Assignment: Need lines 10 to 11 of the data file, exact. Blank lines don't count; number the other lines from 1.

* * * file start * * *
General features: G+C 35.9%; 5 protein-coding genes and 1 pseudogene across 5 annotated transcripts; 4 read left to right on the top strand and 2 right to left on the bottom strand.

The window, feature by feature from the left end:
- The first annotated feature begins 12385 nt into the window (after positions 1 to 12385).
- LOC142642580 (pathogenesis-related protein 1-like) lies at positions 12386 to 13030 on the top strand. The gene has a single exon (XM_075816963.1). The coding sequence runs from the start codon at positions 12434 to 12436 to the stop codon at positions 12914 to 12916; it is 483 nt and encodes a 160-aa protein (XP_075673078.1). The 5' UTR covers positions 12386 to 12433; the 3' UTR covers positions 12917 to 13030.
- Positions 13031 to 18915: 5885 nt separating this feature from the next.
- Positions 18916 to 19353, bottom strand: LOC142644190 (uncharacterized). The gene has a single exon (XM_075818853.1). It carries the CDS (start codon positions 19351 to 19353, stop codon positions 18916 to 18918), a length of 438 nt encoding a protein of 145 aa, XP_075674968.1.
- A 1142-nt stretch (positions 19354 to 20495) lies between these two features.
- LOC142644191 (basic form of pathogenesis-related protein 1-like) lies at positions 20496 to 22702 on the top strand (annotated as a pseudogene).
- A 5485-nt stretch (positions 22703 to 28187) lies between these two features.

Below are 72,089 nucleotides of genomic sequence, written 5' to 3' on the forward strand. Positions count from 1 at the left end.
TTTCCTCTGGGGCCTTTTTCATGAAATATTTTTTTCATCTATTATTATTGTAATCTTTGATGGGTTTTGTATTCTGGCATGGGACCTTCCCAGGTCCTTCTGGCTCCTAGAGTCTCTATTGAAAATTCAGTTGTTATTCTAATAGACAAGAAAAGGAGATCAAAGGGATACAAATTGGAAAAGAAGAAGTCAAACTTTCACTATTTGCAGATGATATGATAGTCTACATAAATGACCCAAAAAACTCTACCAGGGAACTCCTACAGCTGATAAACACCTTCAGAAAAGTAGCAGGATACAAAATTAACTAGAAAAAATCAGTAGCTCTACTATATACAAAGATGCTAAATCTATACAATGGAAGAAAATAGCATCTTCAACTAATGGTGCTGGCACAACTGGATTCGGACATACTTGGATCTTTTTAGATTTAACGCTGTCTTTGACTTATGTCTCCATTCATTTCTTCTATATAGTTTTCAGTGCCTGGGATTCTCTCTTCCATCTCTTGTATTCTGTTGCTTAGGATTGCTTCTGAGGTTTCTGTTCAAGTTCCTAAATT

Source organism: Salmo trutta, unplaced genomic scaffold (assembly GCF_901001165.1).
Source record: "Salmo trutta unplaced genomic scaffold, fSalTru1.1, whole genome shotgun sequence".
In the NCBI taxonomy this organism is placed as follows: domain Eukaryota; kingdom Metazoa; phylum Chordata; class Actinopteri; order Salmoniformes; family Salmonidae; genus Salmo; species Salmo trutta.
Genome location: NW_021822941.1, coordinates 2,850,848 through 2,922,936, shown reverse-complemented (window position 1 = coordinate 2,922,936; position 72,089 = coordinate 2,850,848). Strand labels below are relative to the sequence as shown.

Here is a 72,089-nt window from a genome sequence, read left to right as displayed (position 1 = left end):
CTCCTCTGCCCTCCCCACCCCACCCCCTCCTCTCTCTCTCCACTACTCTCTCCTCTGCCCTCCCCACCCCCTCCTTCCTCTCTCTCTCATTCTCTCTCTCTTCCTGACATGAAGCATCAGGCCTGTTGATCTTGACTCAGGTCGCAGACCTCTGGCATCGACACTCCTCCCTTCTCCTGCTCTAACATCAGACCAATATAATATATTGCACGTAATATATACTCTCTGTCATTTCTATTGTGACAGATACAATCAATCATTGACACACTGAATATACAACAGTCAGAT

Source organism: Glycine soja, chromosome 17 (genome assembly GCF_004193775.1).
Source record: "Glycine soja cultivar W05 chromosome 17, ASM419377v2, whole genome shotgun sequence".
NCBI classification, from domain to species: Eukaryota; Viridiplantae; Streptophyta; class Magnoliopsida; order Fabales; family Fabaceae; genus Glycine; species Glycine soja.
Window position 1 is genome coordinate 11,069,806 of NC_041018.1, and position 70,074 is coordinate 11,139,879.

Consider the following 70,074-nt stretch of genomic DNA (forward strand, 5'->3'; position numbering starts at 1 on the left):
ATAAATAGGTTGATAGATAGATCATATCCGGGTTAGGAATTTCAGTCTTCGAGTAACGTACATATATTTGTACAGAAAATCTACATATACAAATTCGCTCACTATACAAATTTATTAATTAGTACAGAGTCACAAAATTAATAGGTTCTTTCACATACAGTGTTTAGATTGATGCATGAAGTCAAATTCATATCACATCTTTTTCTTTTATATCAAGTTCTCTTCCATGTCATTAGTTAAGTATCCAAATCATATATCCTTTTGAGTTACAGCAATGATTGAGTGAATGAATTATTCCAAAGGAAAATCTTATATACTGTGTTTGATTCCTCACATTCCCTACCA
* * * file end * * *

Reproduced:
Below are 72,089 nucleotides of genomic sequence, written 5' to 3' on the forward strand. Positions count from 1 at the left end.
TTTCCTCTGGGGCCTTTTTCATGAAATATTTTTTTCATCTATTATTATTGTAATCTTTGATGGGTTTTGTATTCTGGCATGGGACCTTCCCAGGTCCTTCTGGCTCCTAGAGTCTCTATTGAAAATTCAGTTGTTATTCTAATAGACAAGAAAAGGAGATCAAAGGGATACAAATTGGAAAAGAAGAAGTCAAACTTTCACTATTTGCAGATGATATGATAGTCTACATAAATGACCCAAAAAACTCTACCAGGGAACTCCTACAGCTGATAAACACCTTCAGAAAAGTAGCAGGATACAAAATTAACTAGAAAAAATCAGTAGCTCTACTATATACAAAGATGCTAAATCTATACAATGGAAGAAAATAGCATCTTCAACTAATGGTGCTGGCACAACTGGATTCGGACATACTTGGATCTTTTTAGATTTAACGCTGTCTTTGACTTATGTCTCCATTCATTTCTTCTATATAGTTTTCAGTGCCTGGGATTCTCTCTTCCATCTCTTGTATTCTGTTGCTTAGGATTGCTTCTGAGGTTTCTGTTCAAGTTCCTAAATT